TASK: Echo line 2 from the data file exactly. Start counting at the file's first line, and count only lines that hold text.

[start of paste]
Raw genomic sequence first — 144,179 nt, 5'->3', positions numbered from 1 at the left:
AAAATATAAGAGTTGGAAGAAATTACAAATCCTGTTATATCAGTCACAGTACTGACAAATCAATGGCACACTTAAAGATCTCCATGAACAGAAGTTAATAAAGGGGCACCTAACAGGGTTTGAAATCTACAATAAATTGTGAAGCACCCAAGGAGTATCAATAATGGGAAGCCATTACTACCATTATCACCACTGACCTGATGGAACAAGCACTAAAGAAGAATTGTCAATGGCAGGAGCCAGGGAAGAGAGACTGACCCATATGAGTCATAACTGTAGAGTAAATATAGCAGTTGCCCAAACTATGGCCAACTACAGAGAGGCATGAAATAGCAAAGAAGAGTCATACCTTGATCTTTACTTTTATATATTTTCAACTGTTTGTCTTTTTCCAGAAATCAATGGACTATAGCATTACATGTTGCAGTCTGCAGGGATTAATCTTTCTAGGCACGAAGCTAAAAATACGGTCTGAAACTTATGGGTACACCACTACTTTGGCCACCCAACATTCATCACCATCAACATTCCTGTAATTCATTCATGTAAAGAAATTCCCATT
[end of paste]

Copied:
AAAATATAAGAGTTGGAAGAAATTACAAATCCTGTTATATCAGTCACAGTACTGACAAATCAATGGCACACTTAAAGATCTCCATGAACAGAAGTTAATAAAGGGGCACCTAACAGGGTTTGAAATCTACAATAAATTGTGAAGCACCCAAGGAGTATCAATAATGGGAAGCCATTACTACCATTATCACCACTGACCTGATGGAACAAGCACTAAAGAAGAATTGTCAATGGCAGGAGCCAGGGAAGAGAGACTGACCCATATGAGTCATAACTGTAGAGTAAATATAGCAGTTGCCCAAACTATGGCCAACTACAGAGAGGCATGAAATAGCAAAGAAGAGTCATACCTTGATCTTTACTTTTATATATTTTCAACTGTTTGTCTTTTTCCAGAAATCAATGGACTATAGCATTACATGTTGCAGTCTGCAGGGATTAATCTTTCTAGGCACGAAGCTAAAAATACGGTCTGAAACTTATGGGTACACCACTACTTTGGCCACCCAACATTCATCACCATCAACATTCCTGTAATTCATTCATGTAAAGAAATTCCCATT